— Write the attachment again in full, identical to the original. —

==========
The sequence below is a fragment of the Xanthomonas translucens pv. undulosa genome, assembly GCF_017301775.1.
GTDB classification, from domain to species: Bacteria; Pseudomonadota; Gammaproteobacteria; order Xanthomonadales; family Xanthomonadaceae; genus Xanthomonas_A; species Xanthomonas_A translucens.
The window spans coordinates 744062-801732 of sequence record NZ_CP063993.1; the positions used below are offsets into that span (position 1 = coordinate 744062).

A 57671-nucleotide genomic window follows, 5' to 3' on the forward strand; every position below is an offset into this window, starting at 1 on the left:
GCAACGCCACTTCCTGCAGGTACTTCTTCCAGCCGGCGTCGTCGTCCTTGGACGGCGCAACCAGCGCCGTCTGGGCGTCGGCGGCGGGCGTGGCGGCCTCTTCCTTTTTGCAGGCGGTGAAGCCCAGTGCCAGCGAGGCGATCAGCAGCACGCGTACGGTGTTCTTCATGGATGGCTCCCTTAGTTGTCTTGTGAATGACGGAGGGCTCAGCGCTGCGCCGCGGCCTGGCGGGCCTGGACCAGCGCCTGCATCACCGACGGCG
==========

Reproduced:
The sequence below is a fragment of the Xanthomonas translucens pv. undulosa genome, assembly GCF_017301775.1.
GTDB classification, from domain to species: Bacteria; Pseudomonadota; Gammaproteobacteria; order Xanthomonadales; family Xanthomonadaceae; genus Xanthomonas_A; species Xanthomonas_A translucens.
The window spans coordinates 744062-801732 of sequence record NZ_CP063993.1; the positions used below are offsets into that span (position 1 = coordinate 744062).

A 57671-nucleotide genomic window follows, 5' to 3' on the forward strand; every position below is an offset into this window, starting at 1 on the left:
GCAACGCCACTTCCTGCAGGTACTTCTTCCAGCCGGCGTCGTCGTCCTTGGACGGCGCAACCAGCGCCGTCTGGGCGTCGGCGGCGGGCGTGGCGGCCTCTTCCTTTTTGCAGGCGGTGAAGCCCAGTGCCAGCGAGGCGATCAGCAGCACGCGTACGGTGTTCTTCATGGATGGCTCCCTTAGTTGTCTTGTGAATGACGGAGGGCTCAGCGCTGCGCCGCGGCCTGGCGGGCCTGGACCAGCGCCTGCATCACCGACGGCG